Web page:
Access to pacemakers and implantable cardioverter-defibrillators (ICDs) in developed countries is widespread for patients with cardiac rhythm abnormalities. However, these devices are in short supply in low-to-middle income countries. How safe is it to resterilize and reuse these devices?
Pacemakers and ICDs are removed from patients after death because they can cause explosions during cremation. If these devices are in good condition with adequate battery life after removal, they can be reused after resterilization. The Montreal Health Initiative established and later expanded a citywide effort to send tested and resterilized pacemakers and ICDs to underserved nations for reuse.
A prospective registry was created in 2003 to track outcomes of this program and the results were recently published in NEJM. Resterilized devices were implanted in 1051 patients in Mexico, the Dominican Republic, Guatemala, and Honduras. No device-related deaths were reported and the 2% incidence of infections at 2 years was not significantly different than the incidence in matched controls with new devices in Canada. These data address some of the uncertainties regarding the safety of reusing pacemakers and ICDs.
The following NEJM Journal Watch summary explains the study in more detail.
Resterilized Cardiac Implantable Devices Appear to Be Safe
Mark S. Link, MD reviewing Khairy TF et al. N Engl J Med 2020 May 7
Infections with reused devices are low, according to a large, retrospective, international study of the practice.
Permanent pacemakers (PPMs) and implantable cardioverter–defibrillators (ICDs) are often explanted at the time of burial or cremation and, not uncommonly, have many years of battery life remaining. While reusing these devices in highly developed countries is currently implausible, reuse in less-developed counties has been occurring for decades. Small studies have shown that this practice is probably safe. Researchers have now published the largest report of this practice, relying on registry data on 1051 patients who were implanted with resterilized devices — 85% were PPMs and 15% were ICDs — through a program run by the Montreal Heart Institute.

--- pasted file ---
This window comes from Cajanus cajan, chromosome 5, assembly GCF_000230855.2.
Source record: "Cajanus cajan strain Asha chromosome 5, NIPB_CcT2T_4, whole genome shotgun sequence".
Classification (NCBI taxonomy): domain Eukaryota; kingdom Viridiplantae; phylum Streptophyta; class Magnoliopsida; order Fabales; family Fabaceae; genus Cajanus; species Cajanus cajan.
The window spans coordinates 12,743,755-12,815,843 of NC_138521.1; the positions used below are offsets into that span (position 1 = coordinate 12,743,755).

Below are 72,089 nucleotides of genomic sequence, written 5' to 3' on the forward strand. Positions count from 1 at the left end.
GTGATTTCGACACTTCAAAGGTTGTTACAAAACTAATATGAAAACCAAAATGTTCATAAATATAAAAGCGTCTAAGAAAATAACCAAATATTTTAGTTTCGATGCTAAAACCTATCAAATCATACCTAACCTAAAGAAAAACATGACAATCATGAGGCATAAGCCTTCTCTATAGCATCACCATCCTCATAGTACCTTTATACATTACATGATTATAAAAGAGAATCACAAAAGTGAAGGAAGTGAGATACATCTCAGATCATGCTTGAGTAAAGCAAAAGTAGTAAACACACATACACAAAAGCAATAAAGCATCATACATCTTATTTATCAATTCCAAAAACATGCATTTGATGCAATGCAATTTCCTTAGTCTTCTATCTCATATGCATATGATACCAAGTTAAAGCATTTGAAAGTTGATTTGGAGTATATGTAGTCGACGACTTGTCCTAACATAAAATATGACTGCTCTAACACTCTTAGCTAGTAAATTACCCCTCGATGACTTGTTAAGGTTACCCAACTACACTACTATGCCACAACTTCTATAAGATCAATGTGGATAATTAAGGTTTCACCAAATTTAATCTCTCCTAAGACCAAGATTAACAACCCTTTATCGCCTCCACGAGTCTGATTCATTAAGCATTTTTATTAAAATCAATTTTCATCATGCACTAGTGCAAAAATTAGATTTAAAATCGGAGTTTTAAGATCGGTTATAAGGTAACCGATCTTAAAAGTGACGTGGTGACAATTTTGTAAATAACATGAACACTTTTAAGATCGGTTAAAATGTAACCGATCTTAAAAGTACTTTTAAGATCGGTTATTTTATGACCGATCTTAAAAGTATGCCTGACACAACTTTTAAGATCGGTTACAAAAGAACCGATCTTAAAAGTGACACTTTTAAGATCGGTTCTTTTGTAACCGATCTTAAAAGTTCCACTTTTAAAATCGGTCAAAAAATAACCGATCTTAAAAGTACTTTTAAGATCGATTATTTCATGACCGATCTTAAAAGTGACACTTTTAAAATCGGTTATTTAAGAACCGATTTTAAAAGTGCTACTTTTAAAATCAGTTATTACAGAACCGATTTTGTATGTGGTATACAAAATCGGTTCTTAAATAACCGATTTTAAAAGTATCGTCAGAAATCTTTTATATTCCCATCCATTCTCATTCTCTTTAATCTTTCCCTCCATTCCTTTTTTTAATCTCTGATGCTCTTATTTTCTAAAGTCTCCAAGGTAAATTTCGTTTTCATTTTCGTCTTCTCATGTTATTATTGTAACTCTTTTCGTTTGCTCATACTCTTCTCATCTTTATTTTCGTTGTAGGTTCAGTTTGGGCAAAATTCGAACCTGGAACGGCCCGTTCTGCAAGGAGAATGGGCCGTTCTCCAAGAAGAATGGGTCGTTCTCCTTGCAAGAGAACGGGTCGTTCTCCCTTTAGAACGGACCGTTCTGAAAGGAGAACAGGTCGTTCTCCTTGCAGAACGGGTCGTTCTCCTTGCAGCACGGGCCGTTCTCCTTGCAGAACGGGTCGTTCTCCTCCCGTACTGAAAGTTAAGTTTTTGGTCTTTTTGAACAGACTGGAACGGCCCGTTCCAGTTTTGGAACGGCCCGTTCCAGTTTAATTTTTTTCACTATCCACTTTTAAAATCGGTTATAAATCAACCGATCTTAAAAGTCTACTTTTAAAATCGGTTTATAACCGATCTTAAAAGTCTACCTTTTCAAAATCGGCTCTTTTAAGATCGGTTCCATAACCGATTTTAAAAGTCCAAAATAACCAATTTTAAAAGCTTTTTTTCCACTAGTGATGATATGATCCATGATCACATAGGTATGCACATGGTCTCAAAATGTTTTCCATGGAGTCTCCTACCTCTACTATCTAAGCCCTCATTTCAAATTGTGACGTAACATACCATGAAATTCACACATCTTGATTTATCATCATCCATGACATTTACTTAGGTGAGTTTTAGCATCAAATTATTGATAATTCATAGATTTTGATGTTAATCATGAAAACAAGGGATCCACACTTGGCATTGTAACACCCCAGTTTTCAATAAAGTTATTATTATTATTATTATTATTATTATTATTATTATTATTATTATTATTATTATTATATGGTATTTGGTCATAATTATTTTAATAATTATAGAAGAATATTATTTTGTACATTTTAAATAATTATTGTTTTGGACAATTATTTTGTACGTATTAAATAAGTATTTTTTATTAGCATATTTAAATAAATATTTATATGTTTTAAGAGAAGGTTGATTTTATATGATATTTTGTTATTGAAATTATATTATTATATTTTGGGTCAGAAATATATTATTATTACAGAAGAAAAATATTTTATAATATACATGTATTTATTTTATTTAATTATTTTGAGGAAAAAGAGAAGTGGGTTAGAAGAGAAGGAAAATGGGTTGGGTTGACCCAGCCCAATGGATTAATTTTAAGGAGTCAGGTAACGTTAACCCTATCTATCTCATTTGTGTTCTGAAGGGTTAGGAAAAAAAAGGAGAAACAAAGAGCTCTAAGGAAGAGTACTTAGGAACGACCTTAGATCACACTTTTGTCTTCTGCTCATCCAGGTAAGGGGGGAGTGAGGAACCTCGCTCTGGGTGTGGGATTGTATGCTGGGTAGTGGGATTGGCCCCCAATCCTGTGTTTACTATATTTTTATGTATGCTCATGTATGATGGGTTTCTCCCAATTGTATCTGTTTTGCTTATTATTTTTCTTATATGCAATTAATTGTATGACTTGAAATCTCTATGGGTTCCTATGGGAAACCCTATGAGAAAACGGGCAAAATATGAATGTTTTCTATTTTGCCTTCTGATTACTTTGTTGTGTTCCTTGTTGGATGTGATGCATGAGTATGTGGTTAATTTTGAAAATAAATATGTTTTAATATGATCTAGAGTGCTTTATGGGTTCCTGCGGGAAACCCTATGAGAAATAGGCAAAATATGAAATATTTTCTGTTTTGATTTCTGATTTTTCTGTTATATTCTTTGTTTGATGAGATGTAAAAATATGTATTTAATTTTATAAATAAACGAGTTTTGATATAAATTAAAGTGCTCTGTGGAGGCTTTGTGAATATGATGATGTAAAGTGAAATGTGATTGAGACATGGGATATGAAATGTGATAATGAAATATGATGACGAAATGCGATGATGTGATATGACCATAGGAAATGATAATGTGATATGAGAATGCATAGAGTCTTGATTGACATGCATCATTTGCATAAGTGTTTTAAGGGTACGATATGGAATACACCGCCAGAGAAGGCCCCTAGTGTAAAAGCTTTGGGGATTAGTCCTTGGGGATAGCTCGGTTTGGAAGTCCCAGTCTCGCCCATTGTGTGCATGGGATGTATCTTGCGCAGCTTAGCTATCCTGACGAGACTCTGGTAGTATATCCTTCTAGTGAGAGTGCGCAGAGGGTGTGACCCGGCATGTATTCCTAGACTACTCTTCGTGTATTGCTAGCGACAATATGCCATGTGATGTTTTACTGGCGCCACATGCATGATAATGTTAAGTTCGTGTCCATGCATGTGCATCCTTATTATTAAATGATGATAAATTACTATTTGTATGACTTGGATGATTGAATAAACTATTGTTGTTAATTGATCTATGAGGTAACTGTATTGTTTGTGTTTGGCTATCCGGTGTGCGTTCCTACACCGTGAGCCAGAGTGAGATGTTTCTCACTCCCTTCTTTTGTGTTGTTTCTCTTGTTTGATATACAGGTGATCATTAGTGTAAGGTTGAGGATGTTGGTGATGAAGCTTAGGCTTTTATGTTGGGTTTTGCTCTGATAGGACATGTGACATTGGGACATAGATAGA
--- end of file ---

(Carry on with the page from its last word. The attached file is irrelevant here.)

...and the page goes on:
Participating countries were Mexico, Dominican Republic, Guatemala, and Honduras. The patients were matched in a 1:3 ratio to patients receiving new devices at the Montreal Heart Institute. Data were collected retrospectively. At 2 years postimplantation, infections were present in 2.0% of patients with resterilized devices and 1.2% of patients with new devices (hazard ratio, 1.66; 95% CI, 0.97– 2.83; P=0.06). Staphylococcus aureus and S. epidermidis accounted for most infections. Infections with resterilized devices occurred a median of 66 days after implantation.
Comment: Although the between-group difference was close to being statistically significant, the infection rate of resterilized devices was quite low at 2 years. This is remarkable considering the differences in healthcare systems. While probably not a realistic option for developed countries, the practice of donating and resterilizing devices for developing countries has merit. However, this practice will still have associated costs, for example from the procuring of new leads because used leads cannot be explanted without damage.
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Ken is a 2019-2020 NEJM Editorial Fellow and a paediatrician working in the National Health Service of the United Kingdom. He graduated from Imperial College School of Medicine and is training in general paediatrics in London.